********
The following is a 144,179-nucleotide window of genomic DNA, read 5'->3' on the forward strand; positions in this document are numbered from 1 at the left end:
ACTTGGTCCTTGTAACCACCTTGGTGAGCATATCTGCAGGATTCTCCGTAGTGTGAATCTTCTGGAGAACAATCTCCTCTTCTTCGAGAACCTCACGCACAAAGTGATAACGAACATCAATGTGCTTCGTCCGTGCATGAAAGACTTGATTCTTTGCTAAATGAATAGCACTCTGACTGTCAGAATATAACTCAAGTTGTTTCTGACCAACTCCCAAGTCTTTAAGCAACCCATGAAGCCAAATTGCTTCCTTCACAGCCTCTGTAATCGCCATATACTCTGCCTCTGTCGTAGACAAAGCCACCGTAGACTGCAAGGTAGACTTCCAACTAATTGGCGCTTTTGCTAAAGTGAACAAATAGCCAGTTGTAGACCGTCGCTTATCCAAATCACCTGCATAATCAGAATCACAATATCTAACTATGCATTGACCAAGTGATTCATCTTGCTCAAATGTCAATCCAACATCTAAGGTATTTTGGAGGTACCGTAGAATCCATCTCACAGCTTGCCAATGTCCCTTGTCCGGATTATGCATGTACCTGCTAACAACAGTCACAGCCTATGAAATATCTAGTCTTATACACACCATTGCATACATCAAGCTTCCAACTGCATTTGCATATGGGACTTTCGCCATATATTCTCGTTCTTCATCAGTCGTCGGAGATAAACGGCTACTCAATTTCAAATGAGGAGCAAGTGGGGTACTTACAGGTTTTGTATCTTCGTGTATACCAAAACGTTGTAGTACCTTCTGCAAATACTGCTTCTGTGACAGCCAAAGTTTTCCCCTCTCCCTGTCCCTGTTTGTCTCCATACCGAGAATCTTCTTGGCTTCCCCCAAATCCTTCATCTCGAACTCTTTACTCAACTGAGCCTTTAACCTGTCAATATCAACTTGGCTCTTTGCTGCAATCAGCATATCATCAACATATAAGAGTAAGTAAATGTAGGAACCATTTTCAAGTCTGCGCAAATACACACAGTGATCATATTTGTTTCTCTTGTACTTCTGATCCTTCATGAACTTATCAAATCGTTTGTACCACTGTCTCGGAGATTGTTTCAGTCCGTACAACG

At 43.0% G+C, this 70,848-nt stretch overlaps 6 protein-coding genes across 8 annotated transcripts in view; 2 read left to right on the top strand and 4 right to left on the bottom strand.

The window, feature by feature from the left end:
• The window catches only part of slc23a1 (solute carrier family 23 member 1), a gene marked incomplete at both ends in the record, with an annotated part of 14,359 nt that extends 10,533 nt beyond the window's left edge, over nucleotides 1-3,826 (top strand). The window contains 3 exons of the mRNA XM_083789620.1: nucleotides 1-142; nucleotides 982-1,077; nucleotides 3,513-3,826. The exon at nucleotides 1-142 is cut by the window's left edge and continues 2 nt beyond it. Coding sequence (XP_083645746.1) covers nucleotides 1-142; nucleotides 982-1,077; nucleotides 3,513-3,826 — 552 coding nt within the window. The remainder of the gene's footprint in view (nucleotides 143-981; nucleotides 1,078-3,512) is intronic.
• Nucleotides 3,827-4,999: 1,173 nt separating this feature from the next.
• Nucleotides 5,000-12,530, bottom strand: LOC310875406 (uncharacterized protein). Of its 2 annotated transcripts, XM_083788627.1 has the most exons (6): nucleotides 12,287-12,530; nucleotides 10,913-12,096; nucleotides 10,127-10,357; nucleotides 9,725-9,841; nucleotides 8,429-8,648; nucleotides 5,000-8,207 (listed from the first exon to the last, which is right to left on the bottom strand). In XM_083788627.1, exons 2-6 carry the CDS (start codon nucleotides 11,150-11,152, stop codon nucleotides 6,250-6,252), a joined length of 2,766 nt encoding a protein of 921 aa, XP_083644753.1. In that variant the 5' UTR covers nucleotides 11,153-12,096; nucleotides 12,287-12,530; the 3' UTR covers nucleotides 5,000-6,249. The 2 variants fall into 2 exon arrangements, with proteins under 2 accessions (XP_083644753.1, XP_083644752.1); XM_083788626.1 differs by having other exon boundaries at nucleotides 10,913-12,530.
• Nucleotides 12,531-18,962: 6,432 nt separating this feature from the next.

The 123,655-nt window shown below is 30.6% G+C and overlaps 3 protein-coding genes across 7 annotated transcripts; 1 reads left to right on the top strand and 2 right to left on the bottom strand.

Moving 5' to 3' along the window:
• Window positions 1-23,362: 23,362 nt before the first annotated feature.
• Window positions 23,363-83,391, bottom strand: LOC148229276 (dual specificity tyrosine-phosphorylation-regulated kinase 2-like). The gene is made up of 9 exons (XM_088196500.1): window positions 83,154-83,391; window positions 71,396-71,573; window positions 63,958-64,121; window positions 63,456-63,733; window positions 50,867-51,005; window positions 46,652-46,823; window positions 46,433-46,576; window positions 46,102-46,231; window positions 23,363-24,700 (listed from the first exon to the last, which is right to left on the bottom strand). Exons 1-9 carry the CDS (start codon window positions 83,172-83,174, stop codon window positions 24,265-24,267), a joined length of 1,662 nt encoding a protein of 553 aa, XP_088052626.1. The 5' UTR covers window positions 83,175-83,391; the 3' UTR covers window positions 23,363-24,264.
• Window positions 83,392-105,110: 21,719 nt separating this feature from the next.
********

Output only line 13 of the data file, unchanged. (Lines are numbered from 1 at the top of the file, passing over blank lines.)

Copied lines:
• Window positions 83,392-105,110: 21,719 nt separating this feature from the next.